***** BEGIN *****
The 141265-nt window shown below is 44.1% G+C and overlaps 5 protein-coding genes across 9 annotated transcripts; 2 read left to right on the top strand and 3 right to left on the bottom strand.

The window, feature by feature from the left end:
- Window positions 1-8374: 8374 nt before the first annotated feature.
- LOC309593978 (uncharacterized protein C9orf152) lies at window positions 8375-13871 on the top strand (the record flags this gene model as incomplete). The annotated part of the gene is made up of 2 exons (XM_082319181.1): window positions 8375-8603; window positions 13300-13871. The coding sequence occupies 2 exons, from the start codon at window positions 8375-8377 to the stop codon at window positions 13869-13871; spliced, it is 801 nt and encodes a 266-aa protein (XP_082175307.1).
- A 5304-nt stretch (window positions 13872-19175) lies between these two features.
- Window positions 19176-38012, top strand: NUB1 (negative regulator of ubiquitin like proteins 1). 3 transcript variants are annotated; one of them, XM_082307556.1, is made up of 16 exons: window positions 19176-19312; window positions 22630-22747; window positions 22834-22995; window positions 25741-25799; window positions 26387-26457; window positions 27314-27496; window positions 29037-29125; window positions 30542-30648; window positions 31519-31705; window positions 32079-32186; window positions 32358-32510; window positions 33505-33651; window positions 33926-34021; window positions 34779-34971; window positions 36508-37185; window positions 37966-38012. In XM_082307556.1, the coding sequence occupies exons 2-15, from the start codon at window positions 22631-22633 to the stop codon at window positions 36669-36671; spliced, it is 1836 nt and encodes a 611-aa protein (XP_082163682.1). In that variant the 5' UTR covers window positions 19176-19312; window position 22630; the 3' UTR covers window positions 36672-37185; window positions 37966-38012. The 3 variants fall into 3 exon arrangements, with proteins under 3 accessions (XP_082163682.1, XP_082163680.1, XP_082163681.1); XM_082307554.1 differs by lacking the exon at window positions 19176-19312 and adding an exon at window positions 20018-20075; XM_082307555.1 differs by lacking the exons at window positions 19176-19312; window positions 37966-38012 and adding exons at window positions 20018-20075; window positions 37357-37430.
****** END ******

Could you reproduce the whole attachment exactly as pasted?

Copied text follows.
The 141265-nt window shown below is 44.1% G+C and overlaps 5 protein-coding genes across 9 annotated transcripts; 2 read left to right on the top strand and 3 right to left on the bottom strand.

The window, feature by feature from the left end:
- Window positions 1-8374: 8374 nt before the first annotated feature.
- LOC309593978 (uncharacterized protein C9orf152) lies at window positions 8375-13871 on the top strand (the record flags this gene model as incomplete). The annotated part of the gene is made up of 2 exons (XM_082319181.1): window positions 8375-8603; window positions 13300-13871. The coding sequence occupies 2 exons, from the start codon at window positions 8375-8377 to the stop codon at window positions 13869-13871; spliced, it is 801 nt and encodes a 266-aa protein (XP_082175307.1).
- A 5304-nt stretch (window positions 13872-19175) lies between these two features.
- Window positions 19176-38012, top strand: NUB1 (negative regulator of ubiquitin like proteins 1). 3 transcript variants are annotated; one of them, XM_082307556.1, is made up of 16 exons: window positions 19176-19312; window positions 22630-22747; window positions 22834-22995; window positions 25741-25799; window positions 26387-26457; window positions 27314-27496; window positions 29037-29125; window positions 30542-30648; window positions 31519-31705; window positions 32079-32186; window positions 32358-32510; window positions 33505-33651; window positions 33926-34021; window positions 34779-34971; window positions 36508-37185; window positions 37966-38012. In XM_082307556.1, the coding sequence occupies exons 2-15, from the start codon at window positions 22631-22633 to the stop codon at window positions 36669-36671; spliced, it is 1836 nt and encodes a 611-aa protein (XP_082163682.1). In that variant the 5' UTR covers window positions 19176-19312; window position 22630; the 3' UTR covers window positions 36672-37185; window positions 37966-38012. The 3 variants fall into 3 exon arrangements, with proteins under 3 accessions (XP_082163682.1, XP_082163680.1, XP_082163681.1); XM_082307554.1 differs by lacking the exon at window positions 19176-19312 and adding an exon at window positions 20018-20075; XM_082307555.1 differs by lacking the exons at window positions 19176-19312; window positions 37966-38012 and adding exons at window positions 20018-20075; window positions 37357-37430.